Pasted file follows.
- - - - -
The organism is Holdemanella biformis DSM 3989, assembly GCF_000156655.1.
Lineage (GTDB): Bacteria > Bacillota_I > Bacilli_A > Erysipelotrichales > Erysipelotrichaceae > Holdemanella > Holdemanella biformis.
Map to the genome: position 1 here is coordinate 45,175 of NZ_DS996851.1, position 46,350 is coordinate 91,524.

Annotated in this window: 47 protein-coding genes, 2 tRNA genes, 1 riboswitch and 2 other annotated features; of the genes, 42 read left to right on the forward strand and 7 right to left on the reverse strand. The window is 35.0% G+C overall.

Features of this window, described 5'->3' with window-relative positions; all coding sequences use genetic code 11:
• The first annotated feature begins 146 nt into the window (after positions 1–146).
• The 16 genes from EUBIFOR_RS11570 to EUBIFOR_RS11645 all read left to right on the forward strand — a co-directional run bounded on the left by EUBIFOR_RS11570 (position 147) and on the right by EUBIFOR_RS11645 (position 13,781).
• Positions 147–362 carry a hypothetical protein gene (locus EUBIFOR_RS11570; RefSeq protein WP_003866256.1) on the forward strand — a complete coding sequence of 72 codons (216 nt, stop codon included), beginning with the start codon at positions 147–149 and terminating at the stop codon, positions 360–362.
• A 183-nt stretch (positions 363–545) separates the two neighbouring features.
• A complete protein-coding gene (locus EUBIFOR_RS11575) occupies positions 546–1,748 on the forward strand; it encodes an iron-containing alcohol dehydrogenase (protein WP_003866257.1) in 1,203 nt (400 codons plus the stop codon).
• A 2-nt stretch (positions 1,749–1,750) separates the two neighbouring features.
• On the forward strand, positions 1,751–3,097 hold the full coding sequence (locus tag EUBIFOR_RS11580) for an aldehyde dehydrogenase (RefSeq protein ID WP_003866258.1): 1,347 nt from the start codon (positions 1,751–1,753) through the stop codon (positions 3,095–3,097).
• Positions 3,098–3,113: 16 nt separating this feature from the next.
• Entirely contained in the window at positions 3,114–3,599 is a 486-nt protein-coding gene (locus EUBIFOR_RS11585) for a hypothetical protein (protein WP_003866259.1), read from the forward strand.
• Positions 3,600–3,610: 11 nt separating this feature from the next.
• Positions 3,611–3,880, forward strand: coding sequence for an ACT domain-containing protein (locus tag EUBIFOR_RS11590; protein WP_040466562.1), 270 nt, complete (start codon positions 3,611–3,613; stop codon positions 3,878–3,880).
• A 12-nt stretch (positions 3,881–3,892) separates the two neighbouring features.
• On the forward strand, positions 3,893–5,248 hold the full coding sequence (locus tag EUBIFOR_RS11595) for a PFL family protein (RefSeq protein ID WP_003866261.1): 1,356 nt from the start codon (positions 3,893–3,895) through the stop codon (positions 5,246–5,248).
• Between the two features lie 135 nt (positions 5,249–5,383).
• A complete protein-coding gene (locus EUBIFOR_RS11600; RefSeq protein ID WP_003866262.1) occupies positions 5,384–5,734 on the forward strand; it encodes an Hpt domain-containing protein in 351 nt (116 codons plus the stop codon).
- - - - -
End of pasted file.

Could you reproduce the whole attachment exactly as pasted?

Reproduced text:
The organism is Holdemanella biformis DSM 3989, assembly GCF_000156655.1.
Lineage (GTDB): Bacteria > Bacillota_I > Bacilli_A > Erysipelotrichales > Erysipelotrichaceae > Holdemanella > Holdemanella biformis.
Map to the genome: position 1 here is coordinate 45,175 of NZ_DS996851.1, position 46,350 is coordinate 91,524.

Annotated in this window: 47 protein-coding genes, 2 tRNA genes, 1 riboswitch and 2 other annotated features; of the genes, 42 read left to right on the forward strand and 7 right to left on the reverse strand. The window is 35.0% G+C overall.

Features of this window, described 5'->3' with window-relative positions; all coding sequences use genetic code 11:
• The first annotated feature begins 146 nt into the window (after positions 1–146).
• The 16 genes from EUBIFOR_RS11570 to EUBIFOR_RS11645 all read left to right on the forward strand — a co-directional run bounded on the left by EUBIFOR_RS11570 (position 147) and on the right by EUBIFOR_RS11645 (position 13,781).
• Positions 147–362 carry a hypothetical protein gene (locus EUBIFOR_RS11570; RefSeq protein WP_003866256.1) on the forward strand — a complete coding sequence of 72 codons (216 nt, stop codon included), beginning with the start codon at positions 147–149 and terminating at the stop codon, positions 360–362.
• A 183-nt stretch (positions 363–545) separates the two neighbouring features.
• A complete protein-coding gene (locus EUBIFOR_RS11575) occupies positions 546–1,748 on the forward strand; it encodes an iron-containing alcohol dehydrogenase (protein WP_003866257.1) in 1,203 nt (400 codons plus the stop codon).
• A 2-nt stretch (positions 1,749–1,750) separates the two neighbouring features.
• On the forward strand, positions 1,751–3,097 hold the full coding sequence (locus tag EUBIFOR_RS11580) for an aldehyde dehydrogenase (RefSeq protein ID WP_003866258.1): 1,347 nt from the start codon (positions 1,751–1,753) through the stop codon (positions 3,095–3,097).
• Positions 3,098–3,113: 16 nt separating this feature from the next.
• Entirely contained in the window at positions 3,114–3,599 is a 486-nt protein-coding gene (locus EUBIFOR_RS11585) for a hypothetical protein (protein WP_003866259.1), read from the forward strand.
• Positions 3,600–3,610: 11 nt separating this feature from the next.
• Positions 3,611–3,880, forward strand: coding sequence for an ACT domain-containing protein (locus tag EUBIFOR_RS11590; protein WP_040466562.1), 270 nt, complete (start codon positions 3,611–3,613; stop codon positions 3,878–3,880).
• A 12-nt stretch (positions 3,881–3,892) separates the two neighbouring features.
• On the forward strand, positions 3,893–5,248 hold the full coding sequence (locus tag EUBIFOR_RS11595) for a PFL family protein (RefSeq protein ID WP_003866261.1): 1,356 nt from the start codon (positions 3,893–3,895) through the stop codon (positions 5,246–5,248).
• Between the two features lie 135 nt (positions 5,249–5,383).
• A complete protein-coding gene (locus EUBIFOR_RS11600; RefSeq protein ID WP_003866262.1) occupies positions 5,384–5,734 on the forward strand; it encodes an Hpt domain-containing protein in 351 nt (116 codons plus the stop codon).